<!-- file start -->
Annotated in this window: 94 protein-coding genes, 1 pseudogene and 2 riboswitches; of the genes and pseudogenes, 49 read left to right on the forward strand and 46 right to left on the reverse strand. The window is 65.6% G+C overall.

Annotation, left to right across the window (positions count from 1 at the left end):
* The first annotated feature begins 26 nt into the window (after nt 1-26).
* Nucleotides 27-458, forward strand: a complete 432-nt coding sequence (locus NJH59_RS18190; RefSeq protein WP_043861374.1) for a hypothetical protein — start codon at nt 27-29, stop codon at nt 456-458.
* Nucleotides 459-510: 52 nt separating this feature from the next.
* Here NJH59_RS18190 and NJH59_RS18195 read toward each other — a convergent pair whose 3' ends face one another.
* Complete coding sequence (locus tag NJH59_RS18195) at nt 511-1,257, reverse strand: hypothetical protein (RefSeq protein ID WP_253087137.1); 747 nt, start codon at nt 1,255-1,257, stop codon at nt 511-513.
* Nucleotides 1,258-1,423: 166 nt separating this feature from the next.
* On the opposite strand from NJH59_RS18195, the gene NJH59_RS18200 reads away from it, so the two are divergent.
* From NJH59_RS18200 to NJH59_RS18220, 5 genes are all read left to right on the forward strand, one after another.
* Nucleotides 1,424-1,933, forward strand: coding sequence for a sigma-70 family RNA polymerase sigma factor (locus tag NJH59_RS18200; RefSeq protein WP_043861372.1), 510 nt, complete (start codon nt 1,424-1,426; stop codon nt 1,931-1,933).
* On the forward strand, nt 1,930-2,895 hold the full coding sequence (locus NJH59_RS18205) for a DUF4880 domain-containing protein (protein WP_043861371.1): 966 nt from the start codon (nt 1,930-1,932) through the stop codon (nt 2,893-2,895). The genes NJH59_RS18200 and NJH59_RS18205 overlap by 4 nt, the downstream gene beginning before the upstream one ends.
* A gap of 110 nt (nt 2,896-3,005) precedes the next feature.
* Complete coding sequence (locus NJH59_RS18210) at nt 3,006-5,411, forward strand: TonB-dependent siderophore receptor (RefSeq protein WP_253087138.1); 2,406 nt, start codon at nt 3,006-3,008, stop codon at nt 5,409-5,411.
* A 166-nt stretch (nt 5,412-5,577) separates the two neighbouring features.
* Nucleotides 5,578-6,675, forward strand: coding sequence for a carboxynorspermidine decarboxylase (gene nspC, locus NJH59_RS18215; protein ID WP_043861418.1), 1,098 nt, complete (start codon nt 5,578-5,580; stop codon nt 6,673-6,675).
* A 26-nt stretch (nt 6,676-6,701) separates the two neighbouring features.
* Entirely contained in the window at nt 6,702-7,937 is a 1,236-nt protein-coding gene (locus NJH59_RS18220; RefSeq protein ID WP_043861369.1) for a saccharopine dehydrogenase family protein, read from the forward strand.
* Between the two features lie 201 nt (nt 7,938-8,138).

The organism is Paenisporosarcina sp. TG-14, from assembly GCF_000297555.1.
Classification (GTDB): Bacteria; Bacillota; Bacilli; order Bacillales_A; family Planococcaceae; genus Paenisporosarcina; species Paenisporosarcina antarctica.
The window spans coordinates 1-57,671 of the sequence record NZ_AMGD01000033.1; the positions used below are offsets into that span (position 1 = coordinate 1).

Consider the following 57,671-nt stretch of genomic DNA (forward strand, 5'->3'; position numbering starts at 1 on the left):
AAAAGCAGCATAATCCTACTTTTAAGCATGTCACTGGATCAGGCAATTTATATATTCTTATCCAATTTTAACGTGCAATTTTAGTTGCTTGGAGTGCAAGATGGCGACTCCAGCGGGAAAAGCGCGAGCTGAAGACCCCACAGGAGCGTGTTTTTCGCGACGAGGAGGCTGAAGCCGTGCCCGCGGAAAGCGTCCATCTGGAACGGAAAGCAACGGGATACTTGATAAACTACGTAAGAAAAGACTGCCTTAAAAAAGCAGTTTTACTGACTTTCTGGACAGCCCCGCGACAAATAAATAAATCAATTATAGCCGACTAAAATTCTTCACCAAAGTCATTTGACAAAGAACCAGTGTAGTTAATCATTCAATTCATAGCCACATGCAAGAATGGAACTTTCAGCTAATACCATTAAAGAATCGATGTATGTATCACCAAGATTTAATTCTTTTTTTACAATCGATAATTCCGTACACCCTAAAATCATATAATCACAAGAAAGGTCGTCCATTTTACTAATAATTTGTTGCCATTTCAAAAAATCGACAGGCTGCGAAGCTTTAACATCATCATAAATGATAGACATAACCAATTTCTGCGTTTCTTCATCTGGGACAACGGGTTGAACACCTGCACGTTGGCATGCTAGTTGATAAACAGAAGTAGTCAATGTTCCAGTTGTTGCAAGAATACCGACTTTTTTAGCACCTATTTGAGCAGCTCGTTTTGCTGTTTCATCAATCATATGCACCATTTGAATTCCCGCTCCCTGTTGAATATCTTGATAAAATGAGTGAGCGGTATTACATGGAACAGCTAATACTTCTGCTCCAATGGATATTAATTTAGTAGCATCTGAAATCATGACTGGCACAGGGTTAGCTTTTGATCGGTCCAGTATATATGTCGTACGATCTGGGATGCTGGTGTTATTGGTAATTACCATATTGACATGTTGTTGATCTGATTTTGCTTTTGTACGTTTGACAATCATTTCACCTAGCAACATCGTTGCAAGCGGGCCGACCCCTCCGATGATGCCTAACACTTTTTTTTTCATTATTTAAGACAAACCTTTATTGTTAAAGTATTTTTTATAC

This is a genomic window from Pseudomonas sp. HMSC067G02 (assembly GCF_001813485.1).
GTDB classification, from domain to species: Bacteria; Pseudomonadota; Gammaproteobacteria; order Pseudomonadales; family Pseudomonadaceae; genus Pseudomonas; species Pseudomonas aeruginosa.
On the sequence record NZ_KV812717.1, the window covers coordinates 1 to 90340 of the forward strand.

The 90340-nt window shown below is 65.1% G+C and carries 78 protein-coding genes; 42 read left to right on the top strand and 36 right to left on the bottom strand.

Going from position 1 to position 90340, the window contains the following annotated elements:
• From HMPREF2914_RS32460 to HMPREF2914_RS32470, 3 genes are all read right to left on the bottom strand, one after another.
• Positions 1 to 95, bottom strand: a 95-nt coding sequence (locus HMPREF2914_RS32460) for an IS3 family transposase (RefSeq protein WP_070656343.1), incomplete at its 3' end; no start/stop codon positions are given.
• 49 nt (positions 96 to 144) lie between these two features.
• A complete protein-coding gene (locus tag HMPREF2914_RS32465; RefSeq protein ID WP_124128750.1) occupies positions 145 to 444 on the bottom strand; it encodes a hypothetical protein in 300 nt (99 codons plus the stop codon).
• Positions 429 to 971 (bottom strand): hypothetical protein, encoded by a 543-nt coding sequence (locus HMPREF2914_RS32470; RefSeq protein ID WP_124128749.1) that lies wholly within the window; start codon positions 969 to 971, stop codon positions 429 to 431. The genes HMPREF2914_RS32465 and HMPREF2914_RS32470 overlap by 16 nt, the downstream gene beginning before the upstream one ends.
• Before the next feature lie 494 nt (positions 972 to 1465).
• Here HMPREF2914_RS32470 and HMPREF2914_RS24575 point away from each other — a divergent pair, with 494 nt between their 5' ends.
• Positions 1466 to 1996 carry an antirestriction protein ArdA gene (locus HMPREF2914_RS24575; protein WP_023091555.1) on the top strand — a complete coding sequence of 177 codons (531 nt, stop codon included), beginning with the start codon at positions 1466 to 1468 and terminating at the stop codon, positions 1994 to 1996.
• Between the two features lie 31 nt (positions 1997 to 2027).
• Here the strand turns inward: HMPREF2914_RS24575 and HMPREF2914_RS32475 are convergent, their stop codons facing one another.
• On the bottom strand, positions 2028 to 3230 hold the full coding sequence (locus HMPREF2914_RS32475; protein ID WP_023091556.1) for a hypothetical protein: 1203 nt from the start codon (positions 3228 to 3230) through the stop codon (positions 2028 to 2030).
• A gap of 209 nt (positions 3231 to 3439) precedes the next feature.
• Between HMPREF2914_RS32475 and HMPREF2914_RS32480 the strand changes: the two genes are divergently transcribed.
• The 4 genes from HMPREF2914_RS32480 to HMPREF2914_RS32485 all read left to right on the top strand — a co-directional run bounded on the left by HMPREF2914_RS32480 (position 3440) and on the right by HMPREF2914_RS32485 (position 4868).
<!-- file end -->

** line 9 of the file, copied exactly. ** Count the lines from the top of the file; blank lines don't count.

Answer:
* On the opposite strand from NJH59_RS18195, the gene NJH59_RS18200 reads away from it, so the two are divergent.